Except…they are not contributing equally to the romance. Early on, Bei Jie throws down the gauntlet, defying even the Emperor on numerous occasions for his wife. What I like about Bei Jie is that he’s not shy about it. He tells his army, he tells the Emperor, he tells his nemesis He Xia: Ping Ting is his girl, and it’s his duty to protect her, always. It doesn’t matter what she’s done, what it looks like she’s done, what she might think about doing. That’s his girl. However, Ping Ting apparently did not get this memo. Her actions constantly show that she questions Bei Jie’s devotion to her. She claims that she doesn’t want to cause him trouble, but it’s actually her actions that cause the majority of trouble for Bei Jie by running away, constantly. Yet through it all, Bei Jie is constant. Dude is going above and beyond his duty in his devotion to her. Ping Ting also seems to forget that Chu Bei Jie is no dumb bunny; he can get himself out of predicaments without her help, even ones she accidentally has a hand in.

One of the biggest problems is that Ping Ting tries to change Bei Jie and deny their responsibility to the people. Ping Ting seemed content to run around the country to try to protect He Xia, but once she acknowledges her feelings for Bei Jie, she’s all ready to retire to the country. YOU CAN’T LEAVE! Bei Jie was a general for a reason: he feels a duty to his people. He was a general when Ping Ting met him: that’s who he is. But Ping Ting thinks it’s ok for them to peace out once they get married (formally). She’s no stranger to the battlefield. Heck, that’s where we first see her. Rather than avoiding the obvious, namely, that people as talented as they are should use their talents to help others, Ping Ting wants to live a quiet life and leave the people hanging. And trying to be out of the affairs of state does not work: problems will just come knocking on your door (literally).

But it’s not the actors fault, and here’s where the writing comes into play. Not a stranger to Chinese drama, high episode counts do not faze me. I’m willing to suspend my disbelief for the coincidences and chance meetings and implausible scenarios. But the writers of General and I tested my patience with an unnecessary and unprecedented separation of the leads that lasts nearly 20 episodes.  That was ridiculous! Moreover, the actions of Ping Ting after the separation made no sense. There were lapses in logic that, quite frankly, insulted the viewer. Bei Jie is doing his job as a devoted husband, and Ping Ting is acting like a fool. She’s making unilateral decisions and not even giving Bei Jie a chance to respond to their changing circumstances.  For 20 episodes, it’s all about Ping Ting.  So when they reunite, it’s kind of a let-down. There’s no discussion about what caused the separation in the first place. They just kinda pick up where they left off, which makes you wonder about the whole separation in the first place.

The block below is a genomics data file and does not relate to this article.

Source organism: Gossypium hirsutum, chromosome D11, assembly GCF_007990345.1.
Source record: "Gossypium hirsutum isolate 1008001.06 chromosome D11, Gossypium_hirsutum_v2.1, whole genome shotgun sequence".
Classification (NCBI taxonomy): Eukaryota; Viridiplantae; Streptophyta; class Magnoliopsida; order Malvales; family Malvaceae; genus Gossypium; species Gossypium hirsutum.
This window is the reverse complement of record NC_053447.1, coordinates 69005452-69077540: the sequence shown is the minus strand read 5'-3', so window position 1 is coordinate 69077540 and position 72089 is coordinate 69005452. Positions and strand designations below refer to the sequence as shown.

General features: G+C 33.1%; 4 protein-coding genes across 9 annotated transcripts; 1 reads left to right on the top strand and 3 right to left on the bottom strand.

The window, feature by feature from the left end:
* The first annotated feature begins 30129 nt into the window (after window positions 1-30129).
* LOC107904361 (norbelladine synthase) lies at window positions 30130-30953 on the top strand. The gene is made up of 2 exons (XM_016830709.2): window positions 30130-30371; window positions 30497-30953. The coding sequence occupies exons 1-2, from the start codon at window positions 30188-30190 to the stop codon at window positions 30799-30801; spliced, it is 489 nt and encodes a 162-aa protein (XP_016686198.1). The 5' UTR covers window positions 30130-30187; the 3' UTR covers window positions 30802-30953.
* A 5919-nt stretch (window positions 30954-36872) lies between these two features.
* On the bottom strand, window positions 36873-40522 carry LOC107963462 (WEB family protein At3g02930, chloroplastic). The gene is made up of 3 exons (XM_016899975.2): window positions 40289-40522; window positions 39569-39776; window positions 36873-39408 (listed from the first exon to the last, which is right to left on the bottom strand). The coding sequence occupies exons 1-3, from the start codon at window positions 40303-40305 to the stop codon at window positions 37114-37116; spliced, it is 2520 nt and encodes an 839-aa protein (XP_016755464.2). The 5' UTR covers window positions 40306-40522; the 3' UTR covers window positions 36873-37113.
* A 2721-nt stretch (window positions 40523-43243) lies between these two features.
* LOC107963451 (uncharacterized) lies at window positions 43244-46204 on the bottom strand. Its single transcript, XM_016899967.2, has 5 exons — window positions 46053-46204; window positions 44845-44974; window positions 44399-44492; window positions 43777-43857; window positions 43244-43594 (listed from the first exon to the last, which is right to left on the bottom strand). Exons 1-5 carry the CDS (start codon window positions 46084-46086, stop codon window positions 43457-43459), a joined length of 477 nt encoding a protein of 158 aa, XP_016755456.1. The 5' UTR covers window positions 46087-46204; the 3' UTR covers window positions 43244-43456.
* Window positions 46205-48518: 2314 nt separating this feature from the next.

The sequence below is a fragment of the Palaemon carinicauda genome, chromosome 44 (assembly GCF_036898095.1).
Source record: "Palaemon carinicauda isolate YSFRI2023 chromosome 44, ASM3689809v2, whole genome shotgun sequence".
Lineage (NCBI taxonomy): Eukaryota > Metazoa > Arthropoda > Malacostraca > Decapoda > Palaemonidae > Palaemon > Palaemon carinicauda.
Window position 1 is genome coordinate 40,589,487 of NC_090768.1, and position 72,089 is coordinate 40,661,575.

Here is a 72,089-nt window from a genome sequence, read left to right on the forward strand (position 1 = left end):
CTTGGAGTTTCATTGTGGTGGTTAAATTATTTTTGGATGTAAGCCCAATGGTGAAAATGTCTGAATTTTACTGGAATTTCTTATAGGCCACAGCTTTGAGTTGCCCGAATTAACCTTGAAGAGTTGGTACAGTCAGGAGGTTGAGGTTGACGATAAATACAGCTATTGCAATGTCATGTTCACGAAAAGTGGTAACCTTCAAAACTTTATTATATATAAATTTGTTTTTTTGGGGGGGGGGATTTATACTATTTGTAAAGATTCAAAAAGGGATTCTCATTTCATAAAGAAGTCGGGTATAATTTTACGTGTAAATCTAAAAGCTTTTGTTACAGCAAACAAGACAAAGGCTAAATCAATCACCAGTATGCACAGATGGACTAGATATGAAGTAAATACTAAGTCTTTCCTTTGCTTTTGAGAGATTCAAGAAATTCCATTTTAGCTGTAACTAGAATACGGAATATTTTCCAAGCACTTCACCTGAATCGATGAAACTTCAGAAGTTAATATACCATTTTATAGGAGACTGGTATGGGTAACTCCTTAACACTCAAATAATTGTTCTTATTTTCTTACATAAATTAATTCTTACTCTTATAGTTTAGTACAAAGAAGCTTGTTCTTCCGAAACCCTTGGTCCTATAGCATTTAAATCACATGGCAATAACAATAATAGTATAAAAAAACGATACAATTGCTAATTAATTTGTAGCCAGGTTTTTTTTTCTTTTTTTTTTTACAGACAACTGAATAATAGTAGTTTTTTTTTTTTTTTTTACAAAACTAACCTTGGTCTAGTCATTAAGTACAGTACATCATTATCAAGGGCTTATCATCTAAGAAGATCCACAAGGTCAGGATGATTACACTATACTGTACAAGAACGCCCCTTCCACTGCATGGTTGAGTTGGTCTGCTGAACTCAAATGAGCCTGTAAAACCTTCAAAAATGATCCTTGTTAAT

So why did I stick with General and I? Three words: Chu. Bei. Jie. You know your character is strong to overcome my initial wariness. At first, I thought Bei Jie was arrogant and a bit hands-y. But dude is devoted, not just to Ping Ting, but to his army. He appreciates loyalty and gives it in return, especially to his right-hand man, Mo Ran. He’s truly picking up the slack in this Chinese drama.

Image: 1

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It Takes Two To Make A Thing Go Right: Unbalanced Romance in The General and I by CeeFu is licensed under a Creative Commons Attribution-NonCommercial 4.0 International License.

What I’m Listening To. . . Niel, “그런 날 [Disappear]”

niel_kpopmusic
Niel

“그런 날 [Disappear]” is from Niel‘s second solo album, Love Affair (2016). A member of Teen Top, Niel showcases his vocals on this track. Who knew Niel could get down like that?

Source: YJzKP. “NIEL(니엘) – 그런 날(On that day)[LOVE AFFAIR…](MP3).” YouTube. 15 Jan 2017. https://youtu.be/ccAuU783NKI, (21 Jan 2017).

Fan Hierarchy and K-pop

chess-266811_1280

Fan hierarchy, which use criteria to declare some fans “better” than other fans, is not unique to K-pop.  Nevertheless, it distorts the realities of fan dynamics in K-pop.

It is no secret that Korean fans feel some type of way about global fans, and vice versa. For example, many global fans are multi-fandom, which means they are fans of multiple K-pop groups. This differs from Korean fans, who tend to support only one K-pop group. harmonicar suggests that domestic fans are justified in their approach to fan activity:  “Seeing idols and supporting their group is a normal part of daily life, and as it is, it[sic] many Korean fans feel like international fans don’t “support” their groups as much as domestic fans do; and it only makes matters worse if one is seen jumping group to group during active promotions. With the competition being so cutthroat, it’s understandable that domestic fans feel salty when they see temporary visitors spreading their loyalty so thin, but reaping all the benefits” (soompi).